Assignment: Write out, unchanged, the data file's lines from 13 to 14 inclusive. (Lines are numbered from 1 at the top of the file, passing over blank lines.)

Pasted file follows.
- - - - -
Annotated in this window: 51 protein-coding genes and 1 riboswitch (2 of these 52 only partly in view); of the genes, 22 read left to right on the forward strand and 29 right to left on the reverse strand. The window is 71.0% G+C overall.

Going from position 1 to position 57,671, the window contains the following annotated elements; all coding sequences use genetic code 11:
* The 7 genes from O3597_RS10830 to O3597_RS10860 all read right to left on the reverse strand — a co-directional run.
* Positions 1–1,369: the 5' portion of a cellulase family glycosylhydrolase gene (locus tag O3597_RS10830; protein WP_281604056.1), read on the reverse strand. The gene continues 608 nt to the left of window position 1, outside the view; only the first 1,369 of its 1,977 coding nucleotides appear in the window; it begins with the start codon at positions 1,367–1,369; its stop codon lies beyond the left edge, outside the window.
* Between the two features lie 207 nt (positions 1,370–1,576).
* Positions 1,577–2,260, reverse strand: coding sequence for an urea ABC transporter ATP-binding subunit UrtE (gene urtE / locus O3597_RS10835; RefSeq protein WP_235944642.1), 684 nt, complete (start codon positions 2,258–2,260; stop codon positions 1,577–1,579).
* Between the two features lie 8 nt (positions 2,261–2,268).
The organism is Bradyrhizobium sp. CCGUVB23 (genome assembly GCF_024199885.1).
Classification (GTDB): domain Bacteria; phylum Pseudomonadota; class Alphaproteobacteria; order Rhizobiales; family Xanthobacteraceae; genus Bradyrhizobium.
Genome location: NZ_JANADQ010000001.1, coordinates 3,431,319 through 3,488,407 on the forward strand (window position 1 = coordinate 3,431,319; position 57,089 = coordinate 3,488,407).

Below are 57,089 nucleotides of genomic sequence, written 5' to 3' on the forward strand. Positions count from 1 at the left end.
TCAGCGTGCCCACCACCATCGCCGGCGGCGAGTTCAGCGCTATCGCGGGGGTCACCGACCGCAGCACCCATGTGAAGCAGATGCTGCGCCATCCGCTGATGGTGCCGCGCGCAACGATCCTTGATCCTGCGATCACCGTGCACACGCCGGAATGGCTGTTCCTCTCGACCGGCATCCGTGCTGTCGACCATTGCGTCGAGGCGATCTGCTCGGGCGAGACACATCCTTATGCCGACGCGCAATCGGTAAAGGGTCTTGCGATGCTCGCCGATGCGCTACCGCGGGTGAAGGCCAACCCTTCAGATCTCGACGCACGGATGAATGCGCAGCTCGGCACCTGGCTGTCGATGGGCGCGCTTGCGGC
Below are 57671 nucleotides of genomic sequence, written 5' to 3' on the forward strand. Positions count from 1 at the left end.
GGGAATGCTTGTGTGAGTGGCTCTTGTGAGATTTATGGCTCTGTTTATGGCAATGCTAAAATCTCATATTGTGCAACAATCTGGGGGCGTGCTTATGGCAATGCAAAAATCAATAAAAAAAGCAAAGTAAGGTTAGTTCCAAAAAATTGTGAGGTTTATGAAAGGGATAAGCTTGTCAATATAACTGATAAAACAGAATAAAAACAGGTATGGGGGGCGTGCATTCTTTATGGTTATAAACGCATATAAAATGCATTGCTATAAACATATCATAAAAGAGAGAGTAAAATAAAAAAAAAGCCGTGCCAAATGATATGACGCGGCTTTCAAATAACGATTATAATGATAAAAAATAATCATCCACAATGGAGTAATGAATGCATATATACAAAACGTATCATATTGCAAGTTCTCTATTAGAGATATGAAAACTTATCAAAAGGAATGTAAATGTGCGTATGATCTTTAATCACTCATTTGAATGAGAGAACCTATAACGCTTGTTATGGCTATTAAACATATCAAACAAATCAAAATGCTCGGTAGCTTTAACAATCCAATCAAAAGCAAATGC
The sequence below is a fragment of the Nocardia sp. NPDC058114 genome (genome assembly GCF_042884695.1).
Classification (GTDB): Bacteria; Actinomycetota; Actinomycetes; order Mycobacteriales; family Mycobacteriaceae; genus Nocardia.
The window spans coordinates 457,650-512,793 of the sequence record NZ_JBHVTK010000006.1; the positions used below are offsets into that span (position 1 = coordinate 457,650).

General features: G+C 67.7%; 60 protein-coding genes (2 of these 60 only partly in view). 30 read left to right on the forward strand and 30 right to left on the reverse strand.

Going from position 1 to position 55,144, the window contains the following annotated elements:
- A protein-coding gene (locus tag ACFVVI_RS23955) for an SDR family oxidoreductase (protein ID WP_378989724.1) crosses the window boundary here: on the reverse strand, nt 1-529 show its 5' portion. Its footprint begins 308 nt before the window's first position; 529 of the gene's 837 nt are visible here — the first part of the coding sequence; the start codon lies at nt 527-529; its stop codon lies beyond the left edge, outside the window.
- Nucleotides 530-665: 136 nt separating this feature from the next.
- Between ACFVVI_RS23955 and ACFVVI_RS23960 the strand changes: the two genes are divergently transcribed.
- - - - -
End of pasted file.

Below are 57671 nucleotides of genomic sequence, written 5' to 3' on the forward strand. Positions count from 1 at the left end.
GGGAATGCTTGTGTGAGTGGCTCTTGTGAGATTTATGGCTCTGTTTATGGCAATGCTAAAATCTCATATTGTGCAACAATCTGGGGGCGTGCTTATGGCAATGCAAAAATCAATAAAAAAAGCAAAGTAAGGTTAGTTCCAAAAAATTGTGAGGTTTATGAAAGGGATAAGCTTGTCAATATAACTGATAAAACAGAATAAAAACAGGTATGGGGGGCGTGCATTCTTTATGGTTATAAACGCATATAAAATGCATTGCTATAAACATATCATAAAAGAGAGAGTAAAATAAAAAAAAAGCCGTGCCAAATGATATGACGCGGCTTTCAAATAACGATTATAATGATAAAAAATAATCATCCACAATGGAGTAATGAATGCATATATACAAAACGTATCATATTGCAAGTTCTCTATTAGAGATATGAAAACTTATCAAAAGGAATGTAAATGTGCGTATGATCTTTAATCACTCATTTGAATGAGAGAACCTATAACGCTTGTTATGGCTATTAAACATATCAAACAAATCAAAATGCTCGGTAGCTTTAACAATCCAATCAAAAGCAAATGC